Does Zendesk (NYSE: ZEN) have a healthy track record?


Some say volatility, rather than debt, is the best way to think about risk as an investor, but Warren Buffett said “volatility is far from risk.” When we think about how risky a business is, we always like to look at its use of debt because debt overload can lead to bankruptcy. Above all, Zendesk, Inc. (NYSE: ZEN) is in debt. But the most important question is: what risk does this debt create?

Why Does Debt Bring Risk?

Debt helps a business until the business struggles to repay it, either with new capital or with free cash flow. In the worst case scenario, a business can go bankrupt if it cannot pay its creditors. However, a more common (but still costly) situation is where a company has to dilute its shareholders at a cheap share price just to get its debt under control. By replacing dilution, however, debt can be a very good tool for companies that need capital to invest in growth at high rates of return. When we look at debt levels, we first consider both liquidity and debt levels.

How much debt does Zendesk have?

You can click on the graph below for historical numbers, but it shows that as of September 2021, Zendesk was in debt of $ 1.11 billion, an increase from $ 1.06 billion, over a year. However, given that it has a cash reserve of US $ 953.8 million, its net debt is less, at around US $ 152.2 million.

NYSE: ZEN Debt to Equity History November 30, 2021

How strong is Zendesk’s balance sheet?

The latest balance sheet data shows that Zendesk had liabilities of US $ 809.7 million due within one year, and liabilities of US $ 1.04 billion due thereafter. In return, he had $ 953.8 million in cash and $ 187.5 million in receivables due within 12 months. As a result, its liabilities exceed the sum of its cash and (short-term) receivables by $ 711.7 million.

Of course, Zendesk has a titanic market cap of $ 11.4 billion, so those liabilities are likely manageable. But there are enough liabilities that we would certainly recommend that shareholders continue to monitor the balance sheet going forward. With virtually no net debt, Zendesk is indeed very little in debt. There is no doubt that we learn the most about debt from the balance sheet. But ultimately, the company’s future profitability will decide whether Zendesk can strengthen its balance sheet over time. So, if you want to see what the professionals think, you might find this free analyst earnings forecast report interesting.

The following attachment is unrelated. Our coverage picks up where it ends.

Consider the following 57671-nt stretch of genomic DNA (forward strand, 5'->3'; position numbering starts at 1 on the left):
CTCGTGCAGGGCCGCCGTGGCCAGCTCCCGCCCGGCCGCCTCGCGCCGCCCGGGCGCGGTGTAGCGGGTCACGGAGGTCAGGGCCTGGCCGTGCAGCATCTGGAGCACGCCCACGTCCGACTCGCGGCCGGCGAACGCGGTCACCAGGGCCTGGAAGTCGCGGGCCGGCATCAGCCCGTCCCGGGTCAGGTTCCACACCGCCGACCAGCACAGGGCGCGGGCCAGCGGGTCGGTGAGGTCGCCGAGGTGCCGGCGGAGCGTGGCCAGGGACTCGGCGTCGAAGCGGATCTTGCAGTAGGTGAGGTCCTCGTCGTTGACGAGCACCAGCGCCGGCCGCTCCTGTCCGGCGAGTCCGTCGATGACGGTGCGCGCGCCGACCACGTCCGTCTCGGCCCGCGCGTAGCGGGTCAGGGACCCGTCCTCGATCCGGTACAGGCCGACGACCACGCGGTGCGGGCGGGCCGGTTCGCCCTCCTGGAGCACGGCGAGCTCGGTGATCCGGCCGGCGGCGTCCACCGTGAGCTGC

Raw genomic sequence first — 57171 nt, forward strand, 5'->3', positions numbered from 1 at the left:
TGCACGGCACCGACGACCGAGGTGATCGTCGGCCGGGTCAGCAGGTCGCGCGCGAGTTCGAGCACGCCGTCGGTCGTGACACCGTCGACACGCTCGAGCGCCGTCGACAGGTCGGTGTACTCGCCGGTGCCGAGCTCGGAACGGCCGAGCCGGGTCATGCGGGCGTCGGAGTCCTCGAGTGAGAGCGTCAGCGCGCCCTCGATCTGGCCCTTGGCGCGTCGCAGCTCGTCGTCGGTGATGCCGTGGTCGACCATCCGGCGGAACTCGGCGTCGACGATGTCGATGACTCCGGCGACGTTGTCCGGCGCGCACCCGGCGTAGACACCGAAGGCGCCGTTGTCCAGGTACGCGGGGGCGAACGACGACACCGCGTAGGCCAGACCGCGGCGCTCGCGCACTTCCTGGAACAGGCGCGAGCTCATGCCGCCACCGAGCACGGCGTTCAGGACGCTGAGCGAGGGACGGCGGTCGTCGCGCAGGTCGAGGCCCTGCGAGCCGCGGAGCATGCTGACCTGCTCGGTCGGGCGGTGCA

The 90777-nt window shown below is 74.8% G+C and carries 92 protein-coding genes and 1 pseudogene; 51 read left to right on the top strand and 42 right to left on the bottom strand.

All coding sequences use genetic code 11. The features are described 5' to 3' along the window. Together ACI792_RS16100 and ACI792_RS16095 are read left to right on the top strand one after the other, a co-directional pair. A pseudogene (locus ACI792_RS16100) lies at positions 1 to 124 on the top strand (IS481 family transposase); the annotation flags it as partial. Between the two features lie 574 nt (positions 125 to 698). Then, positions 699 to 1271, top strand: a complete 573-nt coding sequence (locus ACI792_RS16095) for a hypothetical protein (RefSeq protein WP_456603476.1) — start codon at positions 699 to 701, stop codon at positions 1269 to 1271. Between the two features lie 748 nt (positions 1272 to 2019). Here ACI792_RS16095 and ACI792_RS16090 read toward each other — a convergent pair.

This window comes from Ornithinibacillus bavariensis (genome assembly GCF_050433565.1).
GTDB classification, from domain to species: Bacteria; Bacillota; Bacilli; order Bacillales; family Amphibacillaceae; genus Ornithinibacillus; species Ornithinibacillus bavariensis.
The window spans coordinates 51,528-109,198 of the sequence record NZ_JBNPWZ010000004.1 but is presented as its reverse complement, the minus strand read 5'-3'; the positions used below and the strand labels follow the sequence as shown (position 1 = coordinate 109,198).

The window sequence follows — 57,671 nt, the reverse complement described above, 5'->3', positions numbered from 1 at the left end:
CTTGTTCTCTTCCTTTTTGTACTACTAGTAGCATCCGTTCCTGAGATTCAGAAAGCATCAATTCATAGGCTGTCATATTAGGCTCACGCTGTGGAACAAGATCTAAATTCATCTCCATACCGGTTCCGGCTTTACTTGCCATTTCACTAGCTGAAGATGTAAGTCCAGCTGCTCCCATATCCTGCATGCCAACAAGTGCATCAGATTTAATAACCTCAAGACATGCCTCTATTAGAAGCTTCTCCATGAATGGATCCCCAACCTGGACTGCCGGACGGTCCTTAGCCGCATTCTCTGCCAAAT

Year over year, Zendesk reported revenue of US $ 1.2 billion, a gain of 28%, although it reported no profit before interest and taxes. The shareholders are probably keeping their fingers crossed that this could generate a profit.

Emptor Warning

While we can certainly appreciate Zendesk’s revenue growth, its earnings before interest and taxes (EBIT) are not ideal. Indeed, it lost 156 million US dollars in EBIT. Considering that besides the liabilities mentioned above, we are not convinced that the company should use so much debt. Quite frankly, we think the record is far from up to par, although it could improve over time. For example, we wouldn’t want to see a repeat of last year’s $ 232 million loss. So we think this title is quite risky. There is no doubt that we learn the most about debt from the balance sheet. But at the end of the day, every business can contain risks that exist off the balance sheet. Note that Zendesk displays 3 warning signs in our investment analysis , you must know…

Of course, if you are the type of investor who prefers to buy stocks without going into debt, feel free to check out our exclusive list of cash net growth stocks today.

This Simply Wall St article is general in nature. We provide commentary based on historical data and analyst forecasts using only unbiased methodology and our articles are not intended to be financial advice. It does not constitute a recommendation to buy or sell shares and does not take into account your goals or your financial situation. Our aim is to bring you long-term, targeted analysis based on fundamental data. Note that our analysis may not take into account the latest announcements from price sensitive companies or qualitative documents. Simply Wall St has no position in any of the stocks mentioned.

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